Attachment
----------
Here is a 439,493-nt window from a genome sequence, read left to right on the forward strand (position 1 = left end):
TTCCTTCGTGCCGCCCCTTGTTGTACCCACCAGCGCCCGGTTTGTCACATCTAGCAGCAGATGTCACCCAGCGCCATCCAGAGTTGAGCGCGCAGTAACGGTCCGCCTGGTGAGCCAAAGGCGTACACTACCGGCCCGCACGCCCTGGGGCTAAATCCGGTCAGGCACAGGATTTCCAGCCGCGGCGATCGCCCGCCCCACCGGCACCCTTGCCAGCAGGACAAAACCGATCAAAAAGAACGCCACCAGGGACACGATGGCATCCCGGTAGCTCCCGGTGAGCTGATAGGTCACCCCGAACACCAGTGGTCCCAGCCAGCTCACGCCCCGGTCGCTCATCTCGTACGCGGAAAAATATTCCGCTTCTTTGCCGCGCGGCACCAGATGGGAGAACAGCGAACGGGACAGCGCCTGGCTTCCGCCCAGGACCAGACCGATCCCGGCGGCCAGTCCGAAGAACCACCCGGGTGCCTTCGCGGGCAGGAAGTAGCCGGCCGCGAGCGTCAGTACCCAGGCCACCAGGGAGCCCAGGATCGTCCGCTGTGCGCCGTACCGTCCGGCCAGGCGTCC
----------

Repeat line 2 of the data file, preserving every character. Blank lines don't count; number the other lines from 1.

TTCCTTCGTGCCGCCCCTTGTTGTACCCACCAGCGCCCGGTTTGTCACATCTAGCAGCAGATGTCACCCAGCGCCATCCAGAGTTGAGCGCGCAGTAACGGTCCGCCTGGTGAGCCAAAGGCGTACACTACCGGCCCGCACGCCCTGGGGCTAAATCCGGTCAGGCACAGGATTTCCAGCCGCGGCGATCGCCCGCCCCACCGGCACCCTTGCCAGCAGGACAAAACCGATCAAAAAGAACGCCACCAGGGACACGATGGCATCCCGGTAGCTCCCGGTGAGCTGATAGGTCACCCCGAACACCAGTGGTCCCAGCCAGCTCACGCCCCGGTCGCTCATCTCGTACGCGGAAAAATATTCCGCTTCTTTGCCGCGCGGCACCAGATGGGAGAACAGCGAACGGGACAGCGCCTGGCTTCCGCCCAGGACCAGACCGATCCCGGCGGCCAGTCCGAAGAACCACCCGGGTGCCTTCGCGGGCAGGAAGTAGCCGGCCGCGAGCGTCAGTACCCAGGCCACCAGGGAGCCCAGGATCGTCCGCTGTGCGCCGTACCGTCCGGCCAGGCGTCC